An exhibition by Grégory Chatonsky and Dominique Sirois on posthuman archeology.
In a few thousands of years, when humanity has become extinct, something will dig the soil of the Earth and find a datacenter. Miraculously, it will have access to the contents of these hard drives and try to reconstruct the traces of our world.
"Extinct Memories is the follow-up to Télofossiles, which we developed with Dominique Sirois in 2013-14 in Taipei, and in 2015 in Beijing. This joint project is part of a series of speculative fictions on extinction.
If we assume that species are born and die, we can be sure that the human species will also disappear, even if we don't know the time and conditions. They won't necessarily be the product of human activity, as a certain anthropocentric ecology can have us believe; and we might not be able to fight against it, as Ray Kurzweil's transhumanism hopes. We thus can imagine earth without us: what will remain after the last human disappears? How will a non-human sensory system piece together what we have been, based on fossil records left by our species.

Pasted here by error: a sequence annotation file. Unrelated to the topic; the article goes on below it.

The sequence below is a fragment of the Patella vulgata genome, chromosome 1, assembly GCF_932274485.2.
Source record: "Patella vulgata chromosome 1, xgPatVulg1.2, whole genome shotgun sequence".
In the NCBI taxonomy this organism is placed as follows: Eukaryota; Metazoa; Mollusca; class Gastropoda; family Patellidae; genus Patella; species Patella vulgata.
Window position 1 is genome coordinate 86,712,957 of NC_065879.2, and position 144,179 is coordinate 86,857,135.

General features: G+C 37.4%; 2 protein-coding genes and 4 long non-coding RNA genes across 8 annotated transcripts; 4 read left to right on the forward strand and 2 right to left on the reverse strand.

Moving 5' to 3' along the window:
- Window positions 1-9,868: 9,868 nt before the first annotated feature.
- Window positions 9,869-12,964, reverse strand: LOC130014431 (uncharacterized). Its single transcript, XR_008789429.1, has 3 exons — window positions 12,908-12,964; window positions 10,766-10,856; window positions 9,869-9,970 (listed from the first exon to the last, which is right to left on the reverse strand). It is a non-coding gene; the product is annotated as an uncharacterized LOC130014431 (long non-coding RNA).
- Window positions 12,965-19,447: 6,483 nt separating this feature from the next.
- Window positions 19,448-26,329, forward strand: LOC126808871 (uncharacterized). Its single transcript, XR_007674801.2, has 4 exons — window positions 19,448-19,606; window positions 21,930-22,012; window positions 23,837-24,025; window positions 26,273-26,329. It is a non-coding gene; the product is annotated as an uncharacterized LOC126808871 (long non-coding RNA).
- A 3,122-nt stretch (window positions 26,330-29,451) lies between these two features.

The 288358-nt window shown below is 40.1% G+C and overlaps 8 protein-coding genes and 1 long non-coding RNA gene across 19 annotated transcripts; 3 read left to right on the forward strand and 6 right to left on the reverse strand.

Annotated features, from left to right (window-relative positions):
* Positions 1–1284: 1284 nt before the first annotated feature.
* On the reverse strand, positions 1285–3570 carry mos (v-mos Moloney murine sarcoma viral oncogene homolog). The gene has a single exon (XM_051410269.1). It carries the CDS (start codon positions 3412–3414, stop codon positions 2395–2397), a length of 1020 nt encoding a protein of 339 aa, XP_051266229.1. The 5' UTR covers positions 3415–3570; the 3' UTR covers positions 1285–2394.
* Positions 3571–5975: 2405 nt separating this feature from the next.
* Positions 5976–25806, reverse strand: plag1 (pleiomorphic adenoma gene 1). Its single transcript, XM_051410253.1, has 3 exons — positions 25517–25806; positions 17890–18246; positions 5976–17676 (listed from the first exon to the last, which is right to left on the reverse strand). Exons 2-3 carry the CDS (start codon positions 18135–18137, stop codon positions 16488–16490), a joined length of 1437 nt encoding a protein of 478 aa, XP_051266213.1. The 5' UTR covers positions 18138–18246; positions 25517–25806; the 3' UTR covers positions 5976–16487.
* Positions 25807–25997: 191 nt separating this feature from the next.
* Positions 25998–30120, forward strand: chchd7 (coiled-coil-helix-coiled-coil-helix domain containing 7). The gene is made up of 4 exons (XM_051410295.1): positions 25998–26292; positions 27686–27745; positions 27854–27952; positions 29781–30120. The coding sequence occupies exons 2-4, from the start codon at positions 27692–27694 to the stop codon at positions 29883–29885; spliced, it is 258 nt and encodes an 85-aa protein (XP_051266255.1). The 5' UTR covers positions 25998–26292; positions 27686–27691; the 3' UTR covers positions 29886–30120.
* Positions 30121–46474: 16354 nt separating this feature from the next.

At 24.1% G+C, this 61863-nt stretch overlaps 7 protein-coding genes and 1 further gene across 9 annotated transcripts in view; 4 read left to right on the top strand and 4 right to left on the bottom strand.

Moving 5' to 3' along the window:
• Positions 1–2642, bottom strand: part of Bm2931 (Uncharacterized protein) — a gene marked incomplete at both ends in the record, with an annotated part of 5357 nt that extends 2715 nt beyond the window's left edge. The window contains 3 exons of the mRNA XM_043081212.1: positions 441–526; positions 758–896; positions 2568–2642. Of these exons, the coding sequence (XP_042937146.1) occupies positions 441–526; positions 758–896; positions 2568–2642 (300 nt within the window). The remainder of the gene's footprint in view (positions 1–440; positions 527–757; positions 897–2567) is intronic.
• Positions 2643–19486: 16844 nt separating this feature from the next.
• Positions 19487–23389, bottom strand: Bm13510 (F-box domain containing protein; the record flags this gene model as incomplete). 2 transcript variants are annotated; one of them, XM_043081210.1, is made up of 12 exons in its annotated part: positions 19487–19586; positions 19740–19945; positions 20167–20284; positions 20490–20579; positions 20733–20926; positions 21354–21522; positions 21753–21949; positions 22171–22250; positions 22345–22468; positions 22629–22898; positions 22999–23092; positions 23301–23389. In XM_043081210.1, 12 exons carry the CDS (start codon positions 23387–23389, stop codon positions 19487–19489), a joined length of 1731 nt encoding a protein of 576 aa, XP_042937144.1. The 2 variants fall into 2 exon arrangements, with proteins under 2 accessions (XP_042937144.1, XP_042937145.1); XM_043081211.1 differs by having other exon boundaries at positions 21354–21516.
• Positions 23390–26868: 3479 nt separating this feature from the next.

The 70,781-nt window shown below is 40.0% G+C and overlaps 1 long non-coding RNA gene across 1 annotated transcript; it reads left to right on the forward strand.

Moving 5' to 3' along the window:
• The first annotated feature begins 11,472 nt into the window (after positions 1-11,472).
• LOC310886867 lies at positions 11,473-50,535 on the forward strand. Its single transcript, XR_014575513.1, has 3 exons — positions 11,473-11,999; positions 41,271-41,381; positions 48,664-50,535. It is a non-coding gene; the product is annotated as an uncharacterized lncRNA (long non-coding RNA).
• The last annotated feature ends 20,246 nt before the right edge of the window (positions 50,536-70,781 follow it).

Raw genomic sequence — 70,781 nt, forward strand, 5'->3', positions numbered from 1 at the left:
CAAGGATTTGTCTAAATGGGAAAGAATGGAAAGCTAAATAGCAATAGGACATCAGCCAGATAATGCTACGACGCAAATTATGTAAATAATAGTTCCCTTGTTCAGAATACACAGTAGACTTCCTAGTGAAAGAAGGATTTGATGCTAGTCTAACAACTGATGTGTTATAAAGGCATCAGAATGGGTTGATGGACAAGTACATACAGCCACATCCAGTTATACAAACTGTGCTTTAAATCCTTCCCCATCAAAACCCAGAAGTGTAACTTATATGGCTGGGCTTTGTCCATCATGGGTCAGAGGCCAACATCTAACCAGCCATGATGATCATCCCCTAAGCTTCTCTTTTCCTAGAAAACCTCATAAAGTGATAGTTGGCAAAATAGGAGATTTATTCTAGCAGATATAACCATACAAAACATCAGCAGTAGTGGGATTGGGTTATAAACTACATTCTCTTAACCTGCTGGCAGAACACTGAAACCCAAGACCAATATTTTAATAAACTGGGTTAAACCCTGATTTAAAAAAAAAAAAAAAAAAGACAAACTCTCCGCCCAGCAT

If Télofossiles imagined an archaeological of consumerism, Extinct Memories addresses the way we record our memory today. In a few thousands of years, the non-human discovers a Google datacenter and manages to access the data stored on its hard drives. It contains interwoven stories and History, romantic meetings and breakups, Shanghai stock market value, all kind of invoices, murmurs on Skype, etc. The non-human will thus have access to traces of our psyche and quantities of other things. All those signs will be equidistant from each other, as laid flat. The Web is therefore not regarded as a mean of communication between human beings, but as a device for capturing the common sense of our species, and recording it in databases (big data). The network is a very singular moment in history because it changes the conditions of that History."
(interview with G. Chatonsky for L'Art Même #66, summer 2015 - by Philippe Franck)